We are continuing our discussion on the Boresight. Specifically, we will be boresighting thermals. The reference for this is TM 9-5860-226-13&P dated August 2007. The boresight needs to be zeroed to the weapon prior to zeroing anything else. To learn how to zero the Laser Boresight, and why it is important to do this, reference the TTP article post prior. Thermals are handled slightly differently than the primary optic for the weapon. To set up the weapon for thermals, you will get in as stable a platform as possible. Once that has been accomplished, you will then have to give the Paratrooper on the weapon a refined point of aim to see the aim point with. If I were to just use a sheet of paper, there would be nothing there to indicate to the paratrooper where the point of aim is. To give them a refined point of aim, the Paratrooper at the Target holds their fingers on the two ovals flanking the aim point on the offset target.  Two people are required for this: the Paratrooper on the weapon, the Paratrooper Making adjustments on the thermal, and the Paratrooper at the target. The process starts by the Paratrooper on

READ MORE

Please follow and like us:

Standard Qualification for the M4

We are going to start a discussion on qualification standards. Specifically, we are going to address what the standard is for qualification with the M4. The references for this is TC 3-22.9, change 1 dated January 2017. Appendix F of TC 3-22.9 Change 1 states that “The 25-meter scaled target alternate course is used when a standard record fire or KD range is unavailable for weapon qualification.” What is the definition of ‘unavailable?’ For the purposes of this discussion and in general, ‘unavailable' means no pop-up qualification range exists at the duty station. So if we have a place like Fort Bragg, where there are multiple pop-up ranges, but you are unable to schedule it due to a lack of previous planning, does that still count as ‘unavailable?’ The answer is no. Paratroopers need to qualify on the standard qualification range. This will build confidence in their ability to engage targets past 25 meters, which is all they are getting with the ALT-C target. Units need to incorporate the Integrated Weapons Training Strategy into their unit training plan in order to be able to plan successfully and utilize the six qualification ranges on Fort Bragg efficiently. Moreover, it is important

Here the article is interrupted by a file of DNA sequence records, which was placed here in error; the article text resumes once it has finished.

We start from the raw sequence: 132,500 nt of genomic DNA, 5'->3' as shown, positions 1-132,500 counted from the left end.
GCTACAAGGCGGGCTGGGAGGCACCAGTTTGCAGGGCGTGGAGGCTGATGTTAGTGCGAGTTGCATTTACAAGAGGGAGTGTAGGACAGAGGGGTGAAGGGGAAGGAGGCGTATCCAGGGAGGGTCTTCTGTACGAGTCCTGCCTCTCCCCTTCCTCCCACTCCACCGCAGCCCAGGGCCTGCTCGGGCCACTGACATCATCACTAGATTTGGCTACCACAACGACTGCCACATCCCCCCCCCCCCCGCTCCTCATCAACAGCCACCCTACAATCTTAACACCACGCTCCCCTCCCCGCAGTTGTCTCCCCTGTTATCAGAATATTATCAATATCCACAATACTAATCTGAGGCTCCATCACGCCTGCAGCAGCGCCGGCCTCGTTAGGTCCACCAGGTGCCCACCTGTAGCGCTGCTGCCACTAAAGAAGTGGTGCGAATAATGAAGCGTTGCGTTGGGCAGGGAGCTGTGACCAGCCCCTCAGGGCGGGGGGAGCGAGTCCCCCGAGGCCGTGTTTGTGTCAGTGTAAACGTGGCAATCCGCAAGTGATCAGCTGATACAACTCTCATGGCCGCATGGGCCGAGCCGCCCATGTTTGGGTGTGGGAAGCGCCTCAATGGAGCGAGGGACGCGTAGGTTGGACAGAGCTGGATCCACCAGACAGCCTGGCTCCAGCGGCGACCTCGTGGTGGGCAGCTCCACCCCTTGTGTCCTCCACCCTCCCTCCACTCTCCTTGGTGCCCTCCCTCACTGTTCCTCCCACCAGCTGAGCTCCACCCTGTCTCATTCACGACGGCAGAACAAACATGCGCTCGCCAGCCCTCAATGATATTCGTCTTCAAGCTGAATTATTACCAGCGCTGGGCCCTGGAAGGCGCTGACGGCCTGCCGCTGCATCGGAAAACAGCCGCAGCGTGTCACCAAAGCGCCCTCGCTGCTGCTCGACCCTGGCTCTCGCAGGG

READ MORE

Please follow and like us:

Rates of Fire for the M4 and M4A1